In Northern climates where snow and ice are common in winter months, wheelchair ramps must have the snow and ice removed, to be of any value.
Electric heating mats, as shown in Figure 1 and 2, are now available that will efficiently melt snow and ice from wheelchair ramps and landings.
Figure 1 - Heating mat on wheelchair ramp landing
Figure 2 - Wheelchair ramp heating mat
The installation of these heating mats requires consideration of the heating mat's and wheelchair ramp's dimensions, electrical outlets (receptacles) and switches. But there is another important consideration that the designer and/or builder of the wheelchair ramp must consider and that is where the water from the melted snow and ice will go.
Wheelchair ramps by nature have a slope that will direct the melted snow and ice down towards the lowest point of the ramp.
Because of this, the wheelchair ramp designer must consider how they will direct the melted snow and ice from the ramp and into an area that is not part of the pathway for the pedestrians or individuals in wheelchairs.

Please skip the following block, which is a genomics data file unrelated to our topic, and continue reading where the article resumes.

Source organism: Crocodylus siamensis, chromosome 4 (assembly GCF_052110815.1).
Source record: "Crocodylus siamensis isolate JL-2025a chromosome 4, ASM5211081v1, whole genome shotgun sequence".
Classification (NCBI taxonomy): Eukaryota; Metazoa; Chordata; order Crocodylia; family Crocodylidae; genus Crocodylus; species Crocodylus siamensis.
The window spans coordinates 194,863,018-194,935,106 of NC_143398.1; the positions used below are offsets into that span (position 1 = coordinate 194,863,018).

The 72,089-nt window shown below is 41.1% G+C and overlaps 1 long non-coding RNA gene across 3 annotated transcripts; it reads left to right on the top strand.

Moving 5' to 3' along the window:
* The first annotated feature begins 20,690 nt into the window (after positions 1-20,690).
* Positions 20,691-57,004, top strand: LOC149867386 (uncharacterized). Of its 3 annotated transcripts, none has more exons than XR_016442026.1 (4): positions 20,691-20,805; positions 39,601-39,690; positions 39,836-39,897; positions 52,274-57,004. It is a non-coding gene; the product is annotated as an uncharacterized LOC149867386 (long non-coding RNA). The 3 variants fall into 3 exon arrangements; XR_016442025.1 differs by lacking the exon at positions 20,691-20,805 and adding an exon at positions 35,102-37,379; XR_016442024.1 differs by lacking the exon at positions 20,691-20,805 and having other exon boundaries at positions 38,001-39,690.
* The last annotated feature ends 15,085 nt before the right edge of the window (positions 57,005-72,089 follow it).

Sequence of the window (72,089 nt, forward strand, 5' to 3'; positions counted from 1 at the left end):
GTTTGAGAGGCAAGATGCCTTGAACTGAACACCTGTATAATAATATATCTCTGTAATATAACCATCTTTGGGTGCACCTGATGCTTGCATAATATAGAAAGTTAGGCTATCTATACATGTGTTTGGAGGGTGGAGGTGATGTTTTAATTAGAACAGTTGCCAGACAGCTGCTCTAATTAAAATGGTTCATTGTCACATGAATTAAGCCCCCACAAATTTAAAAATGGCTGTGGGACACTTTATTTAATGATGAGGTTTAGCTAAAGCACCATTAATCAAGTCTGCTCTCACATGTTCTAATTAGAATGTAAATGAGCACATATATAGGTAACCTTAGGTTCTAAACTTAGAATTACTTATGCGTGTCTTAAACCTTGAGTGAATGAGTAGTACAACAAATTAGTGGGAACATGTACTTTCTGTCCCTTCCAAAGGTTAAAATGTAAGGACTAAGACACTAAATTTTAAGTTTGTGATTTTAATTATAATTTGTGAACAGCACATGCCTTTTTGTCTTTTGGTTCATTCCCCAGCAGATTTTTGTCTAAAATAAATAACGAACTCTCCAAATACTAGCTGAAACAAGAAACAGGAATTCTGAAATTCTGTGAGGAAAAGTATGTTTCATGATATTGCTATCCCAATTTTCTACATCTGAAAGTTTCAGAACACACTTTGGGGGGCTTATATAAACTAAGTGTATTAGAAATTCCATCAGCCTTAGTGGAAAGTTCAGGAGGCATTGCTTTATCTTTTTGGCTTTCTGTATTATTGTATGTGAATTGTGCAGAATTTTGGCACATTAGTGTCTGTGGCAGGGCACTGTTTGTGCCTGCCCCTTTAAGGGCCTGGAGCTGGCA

Avoiding a hazardous area is accomplished in three manners:
- Installing the heating mat the full length of the walkway and the wheelchair ramp. Making sure that the area where the wheelchair ramp meets the walkway is overlapped with a single mat, as shown in Figure 3.
- Operating the heating mat until all moisture has been evaporated,
- Applying a slight rise towards the middleof the walkway, to provide drainage to the side, as shown in Figure 4.
Figure 3 - Heating mat overlaps point where wheelchair ramp meets walkway
Figure 4 - Center of wheelchair walkway raised
The rise should be between 1/4 and 3/8 inch. A rise of this height will not present any mobility problems to the wheelchair and will direct any excess water to the sides of the walkway.
Additional information on wheelchair ramp construction